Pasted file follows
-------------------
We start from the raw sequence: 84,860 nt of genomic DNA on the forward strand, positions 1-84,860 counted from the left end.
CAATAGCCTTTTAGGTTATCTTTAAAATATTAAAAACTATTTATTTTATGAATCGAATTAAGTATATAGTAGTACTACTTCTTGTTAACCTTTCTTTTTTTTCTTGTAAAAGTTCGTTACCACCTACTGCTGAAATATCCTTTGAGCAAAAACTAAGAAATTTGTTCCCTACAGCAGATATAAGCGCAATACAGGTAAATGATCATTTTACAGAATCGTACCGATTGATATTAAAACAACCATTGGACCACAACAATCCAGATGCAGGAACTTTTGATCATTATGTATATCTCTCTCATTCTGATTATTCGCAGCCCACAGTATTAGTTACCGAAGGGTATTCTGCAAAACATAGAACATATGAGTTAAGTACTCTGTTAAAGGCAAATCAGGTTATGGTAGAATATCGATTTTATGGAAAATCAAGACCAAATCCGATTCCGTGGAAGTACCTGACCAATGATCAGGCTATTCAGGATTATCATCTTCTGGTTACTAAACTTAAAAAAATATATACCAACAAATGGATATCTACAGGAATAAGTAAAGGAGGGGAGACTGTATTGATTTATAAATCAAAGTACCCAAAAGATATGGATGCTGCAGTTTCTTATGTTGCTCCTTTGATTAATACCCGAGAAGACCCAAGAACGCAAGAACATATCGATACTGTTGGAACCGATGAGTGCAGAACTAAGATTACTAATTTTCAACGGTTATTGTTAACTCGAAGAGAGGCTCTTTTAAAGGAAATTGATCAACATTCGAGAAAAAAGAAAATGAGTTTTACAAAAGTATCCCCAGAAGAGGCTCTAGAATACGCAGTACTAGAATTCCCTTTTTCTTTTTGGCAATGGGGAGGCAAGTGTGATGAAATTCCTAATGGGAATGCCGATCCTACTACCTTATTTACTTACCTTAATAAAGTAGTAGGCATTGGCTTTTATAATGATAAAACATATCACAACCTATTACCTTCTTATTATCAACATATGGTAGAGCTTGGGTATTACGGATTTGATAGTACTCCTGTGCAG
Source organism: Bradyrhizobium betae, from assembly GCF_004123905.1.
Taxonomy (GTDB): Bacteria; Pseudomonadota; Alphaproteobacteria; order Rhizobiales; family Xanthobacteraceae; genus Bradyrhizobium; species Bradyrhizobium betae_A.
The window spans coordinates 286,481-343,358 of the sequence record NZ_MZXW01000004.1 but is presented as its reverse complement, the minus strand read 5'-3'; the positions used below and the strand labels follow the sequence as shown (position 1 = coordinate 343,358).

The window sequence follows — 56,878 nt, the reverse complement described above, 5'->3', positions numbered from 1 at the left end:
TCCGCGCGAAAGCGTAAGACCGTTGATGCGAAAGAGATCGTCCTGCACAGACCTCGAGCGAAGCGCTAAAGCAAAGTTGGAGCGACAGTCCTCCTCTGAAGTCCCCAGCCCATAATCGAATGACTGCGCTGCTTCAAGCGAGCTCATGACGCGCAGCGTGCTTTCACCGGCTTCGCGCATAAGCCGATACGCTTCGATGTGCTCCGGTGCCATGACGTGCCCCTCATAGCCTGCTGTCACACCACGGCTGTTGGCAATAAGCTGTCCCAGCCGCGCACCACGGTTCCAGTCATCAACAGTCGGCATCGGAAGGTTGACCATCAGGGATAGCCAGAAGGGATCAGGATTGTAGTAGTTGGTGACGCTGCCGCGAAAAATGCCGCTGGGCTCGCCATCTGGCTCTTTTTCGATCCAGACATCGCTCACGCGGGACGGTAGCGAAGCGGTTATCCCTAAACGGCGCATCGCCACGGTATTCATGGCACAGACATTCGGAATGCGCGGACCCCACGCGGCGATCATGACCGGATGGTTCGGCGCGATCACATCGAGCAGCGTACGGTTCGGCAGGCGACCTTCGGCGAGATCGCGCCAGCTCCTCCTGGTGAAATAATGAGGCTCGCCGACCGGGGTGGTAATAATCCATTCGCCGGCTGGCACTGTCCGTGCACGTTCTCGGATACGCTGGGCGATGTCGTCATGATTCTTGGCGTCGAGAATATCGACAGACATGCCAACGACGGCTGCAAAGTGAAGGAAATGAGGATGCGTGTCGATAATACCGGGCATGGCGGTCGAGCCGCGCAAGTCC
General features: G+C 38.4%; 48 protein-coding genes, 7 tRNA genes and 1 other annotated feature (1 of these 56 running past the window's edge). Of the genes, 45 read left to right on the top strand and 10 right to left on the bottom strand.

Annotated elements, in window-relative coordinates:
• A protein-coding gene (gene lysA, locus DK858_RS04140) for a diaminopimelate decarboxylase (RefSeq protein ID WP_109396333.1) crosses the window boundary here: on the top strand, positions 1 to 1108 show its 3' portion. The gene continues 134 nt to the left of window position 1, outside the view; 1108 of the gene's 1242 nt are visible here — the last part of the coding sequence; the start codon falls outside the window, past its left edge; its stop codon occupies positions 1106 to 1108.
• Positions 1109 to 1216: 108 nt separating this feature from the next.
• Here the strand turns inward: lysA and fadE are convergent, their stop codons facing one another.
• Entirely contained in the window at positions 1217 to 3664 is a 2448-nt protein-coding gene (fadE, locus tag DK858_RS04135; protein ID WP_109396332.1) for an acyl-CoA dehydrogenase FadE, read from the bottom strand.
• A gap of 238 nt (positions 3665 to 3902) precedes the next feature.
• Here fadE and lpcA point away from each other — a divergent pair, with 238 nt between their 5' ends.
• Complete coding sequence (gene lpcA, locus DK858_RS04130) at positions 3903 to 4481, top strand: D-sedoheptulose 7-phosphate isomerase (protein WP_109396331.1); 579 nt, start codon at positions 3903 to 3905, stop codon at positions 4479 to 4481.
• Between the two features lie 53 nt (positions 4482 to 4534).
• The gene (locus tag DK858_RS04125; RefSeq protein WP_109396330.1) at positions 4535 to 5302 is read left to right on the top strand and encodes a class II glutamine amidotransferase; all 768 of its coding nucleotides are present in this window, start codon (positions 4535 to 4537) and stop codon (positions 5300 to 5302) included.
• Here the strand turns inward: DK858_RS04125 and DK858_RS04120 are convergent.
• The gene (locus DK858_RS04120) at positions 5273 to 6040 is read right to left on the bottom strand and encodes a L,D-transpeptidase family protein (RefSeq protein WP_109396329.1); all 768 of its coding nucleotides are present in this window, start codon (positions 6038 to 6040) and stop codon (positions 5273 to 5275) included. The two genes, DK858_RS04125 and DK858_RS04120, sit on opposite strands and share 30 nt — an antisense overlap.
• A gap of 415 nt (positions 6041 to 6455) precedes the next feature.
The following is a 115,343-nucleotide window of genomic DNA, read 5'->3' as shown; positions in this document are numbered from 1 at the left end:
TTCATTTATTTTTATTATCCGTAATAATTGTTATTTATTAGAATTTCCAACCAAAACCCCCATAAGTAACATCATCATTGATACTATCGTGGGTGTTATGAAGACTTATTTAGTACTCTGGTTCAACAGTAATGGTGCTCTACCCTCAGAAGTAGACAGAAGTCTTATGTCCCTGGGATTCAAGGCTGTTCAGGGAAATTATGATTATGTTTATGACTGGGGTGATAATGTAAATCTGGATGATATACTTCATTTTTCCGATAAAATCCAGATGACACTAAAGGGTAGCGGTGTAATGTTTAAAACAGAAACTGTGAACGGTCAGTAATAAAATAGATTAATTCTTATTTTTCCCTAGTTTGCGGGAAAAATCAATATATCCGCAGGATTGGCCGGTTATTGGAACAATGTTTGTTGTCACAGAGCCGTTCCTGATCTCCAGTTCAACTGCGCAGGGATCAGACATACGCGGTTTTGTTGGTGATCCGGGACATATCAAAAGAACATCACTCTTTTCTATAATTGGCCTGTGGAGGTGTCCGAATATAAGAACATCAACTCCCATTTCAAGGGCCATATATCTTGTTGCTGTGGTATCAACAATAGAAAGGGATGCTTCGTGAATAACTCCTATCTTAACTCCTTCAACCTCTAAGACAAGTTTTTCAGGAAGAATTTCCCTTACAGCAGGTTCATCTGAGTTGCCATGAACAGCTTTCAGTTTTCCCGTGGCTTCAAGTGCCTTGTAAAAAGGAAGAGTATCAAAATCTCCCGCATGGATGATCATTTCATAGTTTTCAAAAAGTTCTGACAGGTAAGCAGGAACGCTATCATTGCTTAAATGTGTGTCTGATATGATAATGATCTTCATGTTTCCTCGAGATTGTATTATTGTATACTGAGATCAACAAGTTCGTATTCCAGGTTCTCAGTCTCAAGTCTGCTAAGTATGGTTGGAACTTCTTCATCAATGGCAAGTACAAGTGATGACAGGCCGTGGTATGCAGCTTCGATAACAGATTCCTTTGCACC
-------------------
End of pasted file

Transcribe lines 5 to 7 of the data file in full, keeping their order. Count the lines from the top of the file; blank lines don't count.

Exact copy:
The window spans coordinates 286,481-343,358 of the sequence record NZ_MZXW01000004.1 but is presented as its reverse complement, the minus strand read 5'-3'; the positions used below and the strand labels follow the sequence as shown (position 1 = coordinate 343,358).

The window sequence follows — 56,878 nt, the reverse complement described above, 5'->3', positions numbered from 1 at the left end:
TCCGCGCGAAAGCGTAAGACCGTTGATGCGAAAGAGATCGTCCTGCACAGACCTCGAGCGAAGCGCTAAAGCAAAGTTGGAGCGACAGTCCTCCTCTGAAGTCCCCAGCCCATAATCGAATGACTGCGCTGCTTCAAGCGAGCTCATGACGCGCAGCGTGCTTTCACCGGCTTCGCGCATAAGCCGATACGCTTCGATGTGCTCCGGTGCCATGACGTGCCCCTCATAGCCTGCTGTCACACCACGGCTGTTGGCAATAAGCTGTCCCAGCCGCGCACCACGGTTCCAGTCATCAACAGTCGGCATCGGAAGGTTGACCATCAGGGATAGCCAGAAGGGATCAGGATTGTAGTAGTTGGTGACGCTGCCGCGAAAAATGCCGCTGGGCTCGCCATCTGGCTCTTTTTCGATCCAGACATCGCTCACGCGGGACGGTAGCGAAGCGGTTATCCCTAAACGGCGCATCGCCACGGTATTCATGGCACAGACATTCGGAATGCGCGGACCCCACGCGGCGATCATGACCGGATGGTTCGGCGCGATCACATCGAGCAGCGTACGGTTCGGCAGGCGACCTTCGGCGAGATCGCGCCAGCTCCTCCTGGTGAAATAATGAGGCTCGCCGACCGGGGTGGTAATAATCCATTCGCCGGCTGGCACTGTCCGTGCACGTTCTCGGATACGCTGGGCGATGTCGTCATGATTCTTGGCGTCGAGAATATCGACAGACATGCCAACGACGGCTGCAAAGTGAAGGAAATGAGGATGCGTGTCGATAATACCGGGCATGGCGGTCGAGCCGCGCAAGTCC